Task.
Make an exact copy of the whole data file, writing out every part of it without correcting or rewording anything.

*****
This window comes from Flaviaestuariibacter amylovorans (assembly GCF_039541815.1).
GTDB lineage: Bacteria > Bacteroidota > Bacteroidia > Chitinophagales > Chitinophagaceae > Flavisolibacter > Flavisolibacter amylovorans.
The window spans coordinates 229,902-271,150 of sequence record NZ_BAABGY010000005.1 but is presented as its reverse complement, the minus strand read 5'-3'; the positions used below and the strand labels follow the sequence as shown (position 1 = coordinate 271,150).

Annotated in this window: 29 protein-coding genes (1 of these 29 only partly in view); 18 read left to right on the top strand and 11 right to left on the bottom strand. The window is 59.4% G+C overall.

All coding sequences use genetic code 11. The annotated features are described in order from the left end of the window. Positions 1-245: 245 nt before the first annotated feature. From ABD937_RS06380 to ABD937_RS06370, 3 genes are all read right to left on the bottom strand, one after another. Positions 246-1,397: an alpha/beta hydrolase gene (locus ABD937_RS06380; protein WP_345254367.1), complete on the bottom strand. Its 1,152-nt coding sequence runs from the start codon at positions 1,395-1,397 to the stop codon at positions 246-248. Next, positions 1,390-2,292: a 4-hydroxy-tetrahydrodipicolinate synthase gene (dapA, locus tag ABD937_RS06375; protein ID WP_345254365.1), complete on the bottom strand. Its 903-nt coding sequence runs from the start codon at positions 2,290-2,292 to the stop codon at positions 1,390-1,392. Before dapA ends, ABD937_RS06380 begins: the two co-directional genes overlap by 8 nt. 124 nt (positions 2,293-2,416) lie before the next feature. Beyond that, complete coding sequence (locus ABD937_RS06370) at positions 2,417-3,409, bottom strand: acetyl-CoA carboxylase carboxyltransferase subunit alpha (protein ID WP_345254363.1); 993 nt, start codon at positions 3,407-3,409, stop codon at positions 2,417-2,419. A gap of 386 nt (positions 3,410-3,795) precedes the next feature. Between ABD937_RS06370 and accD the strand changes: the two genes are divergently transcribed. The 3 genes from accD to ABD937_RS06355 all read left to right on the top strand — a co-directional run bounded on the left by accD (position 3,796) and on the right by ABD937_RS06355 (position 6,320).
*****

This window comes from Flaviaestuariibacter amylovorans (assembly GCF_039541815.1).
GTDB lineage: Bacteria > Bacteroidota > Bacteroidia > Chitinophagales > Chitinophagaceae > Flavisolibacter > Flavisolibacter amylovorans.
The window spans coordinates 229,902-271,150 of sequence record NZ_BAABGY010000005.1 but is presented as its reverse complement, the minus strand read 5'-3'; the positions used below and the strand labels follow the sequence as shown (position 1 = coordinate 271,150).

Annotated in this window: 29 protein-coding genes (1 of these 29 only partly in view); 18 read left to right on the top strand and 11 right to left on the bottom strand. The window is 59.4% G+C overall.

All coding sequences use genetic code 11. The annotated features are described in order from the left end of the window. Positions 1-245: 245 nt before the first annotated feature. From ABD937_RS06380 to ABD937_RS06370, 3 genes are all read right to left on the bottom strand, one after another. Positions 246-1,397: an alpha/beta hydrolase gene (locus ABD937_RS06380; protein WP_345254367.1), complete on the bottom strand. Its 1,152-nt coding sequence runs from the start codon at positions 1,395-1,397 to the stop codon at positions 246-248. Next, positions 1,390-2,292: a 4-hydroxy-tetrahydrodipicolinate synthase gene (dapA, locus tag ABD937_RS06375; protein ID WP_345254365.1), complete on the bottom strand. Its 903-nt coding sequence runs from the start codon at positions 2,290-2,292 to the stop codon at positions 1,390-1,392. Before dapA ends, ABD937_RS06380 begins: the two co-directional genes overlap by 8 nt. 124 nt (positions 2,293-2,416) lie before the next feature. Beyond that, complete coding sequence (locus ABD937_RS06370) at positions 2,417-3,409, bottom strand: acetyl-CoA carboxylase carboxyltransferase subunit alpha (protein ID WP_345254363.1); 993 nt, start codon at positions 3,407-3,409, stop codon at positions 2,417-2,419. A gap of 386 nt (positions 3,410-3,795) precedes the next feature. Between ABD937_RS06370 and accD the strand changes: the two genes are divergently transcribed. The 3 genes from accD to ABD937_RS06355 all read left to right on the top strand — a co-directional run bounded on the left by accD (position 3,796) and on the right by ABD937_RS06355 (position 6,320).